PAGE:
Saturday, December 11, 2010

Belize Totally Bans Bottom Trawling!


Posted: 10/12/2010 - 09:49 AM
Author: Adele Ramos - 

Belize has joined Venezuela and the Pacific island nation of Palau to be the third country in the world to impose a complete ban of bottom-trawling in the country.
Bottom trawling, which involves boats indiscriminately dragging nets across the sea floor, has been used in Belize for decades to catch shrimp; however, the practice is very destructive to a wide array of marine life that tend to also get trapped in the process, sometimes at very young stages in their life cycle. Trawling, where it is done, is said to be one of the culprits of fisheries decline.
At what he described as a historic and momentous occasion, Minister of Agriculture and Fisheries Rene Montero signed the statutory instrument on the afternoon of Wednesday, December 8, 2010, and he said at the press conference right after the signing that the legislation will take effect as soon as it is published in the Government Gazette.
Minister of Tourism Manuel Heredia, a commercial fisherman for three decades, said he was fully behind the move and presented congratulatory words at the signing.
Heredia noted that originally, there were as many as 12 trawlers operating in Belize, but now there are only 2 vessels, both Belizean-owned and operated, left in the country. People in Southern Belize used to complain that by-catch from the trawlers was washing up on the picturesque beaches in Sittee and Placencia, and making a stink for the tourism industry, he remarked.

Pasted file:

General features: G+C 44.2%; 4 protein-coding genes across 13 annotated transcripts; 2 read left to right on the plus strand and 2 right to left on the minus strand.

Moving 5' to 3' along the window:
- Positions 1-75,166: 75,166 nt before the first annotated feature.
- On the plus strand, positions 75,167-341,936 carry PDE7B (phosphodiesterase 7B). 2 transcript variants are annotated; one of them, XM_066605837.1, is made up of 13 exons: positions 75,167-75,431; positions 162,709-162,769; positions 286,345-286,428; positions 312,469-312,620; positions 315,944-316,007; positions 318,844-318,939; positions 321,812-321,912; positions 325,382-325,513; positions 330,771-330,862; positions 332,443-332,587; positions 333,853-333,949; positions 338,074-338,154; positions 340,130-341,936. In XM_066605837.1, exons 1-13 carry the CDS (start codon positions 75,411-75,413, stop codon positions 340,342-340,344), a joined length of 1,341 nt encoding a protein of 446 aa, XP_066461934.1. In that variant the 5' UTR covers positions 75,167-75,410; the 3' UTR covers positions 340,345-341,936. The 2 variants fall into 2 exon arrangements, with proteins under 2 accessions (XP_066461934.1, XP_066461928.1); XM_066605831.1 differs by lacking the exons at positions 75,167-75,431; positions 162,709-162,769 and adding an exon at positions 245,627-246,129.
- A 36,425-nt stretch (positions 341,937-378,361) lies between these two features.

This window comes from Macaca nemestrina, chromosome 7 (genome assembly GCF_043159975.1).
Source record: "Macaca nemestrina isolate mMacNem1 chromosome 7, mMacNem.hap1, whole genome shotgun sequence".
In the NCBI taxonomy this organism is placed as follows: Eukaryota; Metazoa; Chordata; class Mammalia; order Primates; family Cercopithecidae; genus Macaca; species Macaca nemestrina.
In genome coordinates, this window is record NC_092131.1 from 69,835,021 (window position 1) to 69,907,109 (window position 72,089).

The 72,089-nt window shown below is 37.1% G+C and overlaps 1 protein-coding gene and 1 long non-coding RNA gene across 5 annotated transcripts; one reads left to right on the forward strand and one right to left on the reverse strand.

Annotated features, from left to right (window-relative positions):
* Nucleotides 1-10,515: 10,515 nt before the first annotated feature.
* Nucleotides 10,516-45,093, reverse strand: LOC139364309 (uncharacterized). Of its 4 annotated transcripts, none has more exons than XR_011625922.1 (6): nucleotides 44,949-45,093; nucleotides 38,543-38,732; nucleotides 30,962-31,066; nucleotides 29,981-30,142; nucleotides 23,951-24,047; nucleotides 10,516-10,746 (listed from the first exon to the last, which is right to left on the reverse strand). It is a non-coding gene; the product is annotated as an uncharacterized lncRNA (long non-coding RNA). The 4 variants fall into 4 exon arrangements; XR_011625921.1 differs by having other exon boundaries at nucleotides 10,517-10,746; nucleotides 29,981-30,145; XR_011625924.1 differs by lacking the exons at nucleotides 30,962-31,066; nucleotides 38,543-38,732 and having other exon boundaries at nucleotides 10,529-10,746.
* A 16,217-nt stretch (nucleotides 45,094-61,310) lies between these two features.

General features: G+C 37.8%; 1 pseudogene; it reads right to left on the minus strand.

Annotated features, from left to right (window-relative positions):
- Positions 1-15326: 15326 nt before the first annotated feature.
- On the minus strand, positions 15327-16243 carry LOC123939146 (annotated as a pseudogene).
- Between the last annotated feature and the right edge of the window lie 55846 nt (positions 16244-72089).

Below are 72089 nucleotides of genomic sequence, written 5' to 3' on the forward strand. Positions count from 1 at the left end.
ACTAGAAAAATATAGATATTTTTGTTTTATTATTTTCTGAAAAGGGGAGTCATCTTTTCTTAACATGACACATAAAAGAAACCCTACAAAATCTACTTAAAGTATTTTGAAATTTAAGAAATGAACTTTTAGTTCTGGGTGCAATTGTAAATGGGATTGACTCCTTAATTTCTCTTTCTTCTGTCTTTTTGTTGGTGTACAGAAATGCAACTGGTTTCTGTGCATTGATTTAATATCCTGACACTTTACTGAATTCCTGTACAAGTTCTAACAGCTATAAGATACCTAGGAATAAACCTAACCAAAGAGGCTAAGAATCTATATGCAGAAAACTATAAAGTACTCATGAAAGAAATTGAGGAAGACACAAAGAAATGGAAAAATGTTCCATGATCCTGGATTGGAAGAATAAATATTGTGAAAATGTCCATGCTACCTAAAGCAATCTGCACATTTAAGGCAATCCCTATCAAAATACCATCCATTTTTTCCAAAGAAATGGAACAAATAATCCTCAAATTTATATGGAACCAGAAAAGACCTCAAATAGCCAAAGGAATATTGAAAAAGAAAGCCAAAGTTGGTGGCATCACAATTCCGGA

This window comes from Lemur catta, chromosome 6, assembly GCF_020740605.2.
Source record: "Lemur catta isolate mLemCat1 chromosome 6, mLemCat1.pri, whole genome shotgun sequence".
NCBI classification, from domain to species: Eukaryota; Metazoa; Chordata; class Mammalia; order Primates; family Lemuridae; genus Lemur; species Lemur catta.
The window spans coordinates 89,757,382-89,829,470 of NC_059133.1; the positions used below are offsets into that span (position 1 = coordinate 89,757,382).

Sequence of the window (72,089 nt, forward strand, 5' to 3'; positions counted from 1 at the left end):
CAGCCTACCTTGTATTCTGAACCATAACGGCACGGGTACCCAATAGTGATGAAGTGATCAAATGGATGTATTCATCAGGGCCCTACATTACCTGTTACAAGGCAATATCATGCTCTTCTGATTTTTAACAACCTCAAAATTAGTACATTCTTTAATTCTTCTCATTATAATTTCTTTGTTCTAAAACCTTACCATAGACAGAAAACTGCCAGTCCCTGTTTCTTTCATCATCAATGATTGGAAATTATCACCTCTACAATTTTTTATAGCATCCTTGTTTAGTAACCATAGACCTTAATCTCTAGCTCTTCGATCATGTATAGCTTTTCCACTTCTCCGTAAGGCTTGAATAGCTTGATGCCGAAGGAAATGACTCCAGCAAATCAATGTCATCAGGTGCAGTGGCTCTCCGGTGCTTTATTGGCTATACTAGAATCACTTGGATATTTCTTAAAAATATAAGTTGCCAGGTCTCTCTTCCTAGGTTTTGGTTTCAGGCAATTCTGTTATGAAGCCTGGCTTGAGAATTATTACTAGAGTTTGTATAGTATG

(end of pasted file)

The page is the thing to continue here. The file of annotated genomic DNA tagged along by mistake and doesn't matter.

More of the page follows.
Those present at today’s signing joined in a chorus of commendations for those who saw the initiative through, noting that both the fisheries and tourism industries will benefit.
Ovel Leonardo, chairman of Northern Fishermen Cooperative Society Limited, the only entity which had been trawling in Belize of late, noted that their two trawlers were purchased decades ago and they had an $800,000 balance on their loan for the trawlers, which they had about 20 years to repay.
As a form of compensation for the fishermen, Oceana is purchasing those two trawlers and the transaction is nearing completion, Leonardo indicated.
He also explained to Amandala that when the cooperative bought the trawlers years ago, it was under the political administration of the United Democratic Party (UDP) on the promise that there would be no more joint ventures with foreign entities. It did not quite work out that way, Leonardo noted.
Now, in 2010, he said, the same government is saying it will ban it – and Leonardo today accepted that stance of the government.
He also told Amandala that they are trying to work in the best interest of Belize, the fishermen and the industry. The trawlers produced 40,000 tons of marine shrimp in 2009, and that was the last time the trawlers were producing, he indicated.